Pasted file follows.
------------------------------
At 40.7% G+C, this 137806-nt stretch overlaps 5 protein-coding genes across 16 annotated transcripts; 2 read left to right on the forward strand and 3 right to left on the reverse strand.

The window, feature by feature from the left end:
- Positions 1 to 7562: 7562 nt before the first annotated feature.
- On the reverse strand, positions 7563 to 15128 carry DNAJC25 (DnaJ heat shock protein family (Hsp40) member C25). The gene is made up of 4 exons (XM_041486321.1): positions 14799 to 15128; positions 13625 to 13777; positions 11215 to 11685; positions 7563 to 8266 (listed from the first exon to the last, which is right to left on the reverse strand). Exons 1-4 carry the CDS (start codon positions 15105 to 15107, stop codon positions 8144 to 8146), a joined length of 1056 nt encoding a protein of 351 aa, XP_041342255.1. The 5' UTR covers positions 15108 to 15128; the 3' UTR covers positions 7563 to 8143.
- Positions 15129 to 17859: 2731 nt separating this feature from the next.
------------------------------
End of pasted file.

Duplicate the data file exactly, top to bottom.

At 40.7% G+C, this 137806-nt stretch overlaps 5 protein-coding genes across 16 annotated transcripts; 2 read left to right on the forward strand and 3 right to left on the reverse strand.

The window, feature by feature from the left end:
- Positions 1 to 7562: 7562 nt before the first annotated feature.
- On the reverse strand, positions 7563 to 15128 carry DNAJC25 (DnaJ heat shock protein family (Hsp40) member C25). The gene is made up of 4 exons (XM_041486321.1): positions 14799 to 15128; positions 13625 to 13777; positions 11215 to 11685; positions 7563 to 8266 (listed from the first exon to the last, which is right to left on the reverse strand). Exons 1-4 carry the CDS (start codon positions 15105 to 15107, stop codon positions 8144 to 8146), a joined length of 1056 nt encoding a protein of 351 aa, XP_041342255.1. The 5' UTR covers positions 15108 to 15128; the 3' UTR covers positions 7563 to 8143.
- Positions 15129 to 17859: 2731 nt separating this feature from the next.